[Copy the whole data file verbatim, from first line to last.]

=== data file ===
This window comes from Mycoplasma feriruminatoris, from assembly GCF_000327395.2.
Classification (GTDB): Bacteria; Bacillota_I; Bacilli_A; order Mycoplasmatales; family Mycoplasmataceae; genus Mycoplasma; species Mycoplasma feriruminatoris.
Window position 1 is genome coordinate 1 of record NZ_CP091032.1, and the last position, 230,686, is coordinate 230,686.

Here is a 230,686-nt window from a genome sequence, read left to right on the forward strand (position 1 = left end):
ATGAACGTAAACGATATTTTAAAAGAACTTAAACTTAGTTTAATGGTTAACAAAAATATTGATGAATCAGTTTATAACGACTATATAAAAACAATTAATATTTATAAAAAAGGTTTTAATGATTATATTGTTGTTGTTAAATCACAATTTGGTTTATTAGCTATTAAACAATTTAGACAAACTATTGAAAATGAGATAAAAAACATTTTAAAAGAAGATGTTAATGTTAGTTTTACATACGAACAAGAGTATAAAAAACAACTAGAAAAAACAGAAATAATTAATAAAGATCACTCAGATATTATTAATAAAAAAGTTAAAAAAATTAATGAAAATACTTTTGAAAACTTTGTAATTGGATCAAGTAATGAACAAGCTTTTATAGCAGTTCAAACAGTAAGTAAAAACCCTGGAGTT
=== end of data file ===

This window comes from Mycoplasma feriruminatoris, from assembly GCF_000327395.2.
Classification (GTDB): Bacteria; Bacillota_I; Bacilli_A; order Mycoplasmatales; family Mycoplasmataceae; genus Mycoplasma; species Mycoplasma feriruminatoris.
Window position 1 is genome coordinate 1 of record NZ_CP091032.1, and the last position, 230,686, is coordinate 230,686.

Here is a 230,686-nt window from a genome sequence, read left to right on the forward strand (position 1 = left end):
ATGAACGTAAACGATATTTTAAAAGAACTTAAACTTAGTTTAATGGTTAACAAAAATATTGATGAATCAGTTTATAACGACTATATAAAAACAATTAATATTTATAAAAAAGGTTTTAATGATTATATTGTTGTTGTTAAATCACAATTTGGTTTATTAGCTATTAAACAATTTAGACAAACTATTGAAAATGAGATAAAAAACATTTTAAAAGAAGATGTTAATGTTAGTTTTACATACGAACAAGAGTATAAAAAACAACTAGAAAAAACAGAAATAATTAATAAAGATCACTCAGATATTATTAATAAAAAAGTTAAAAAAATTAATGAAAATACTTTTGAAAACTTTGTAATTGGATCAAGTAATGAACAAGCTTTTATAGCAGTTCAAACAGTAAGTAAAAACCCTGGAGTT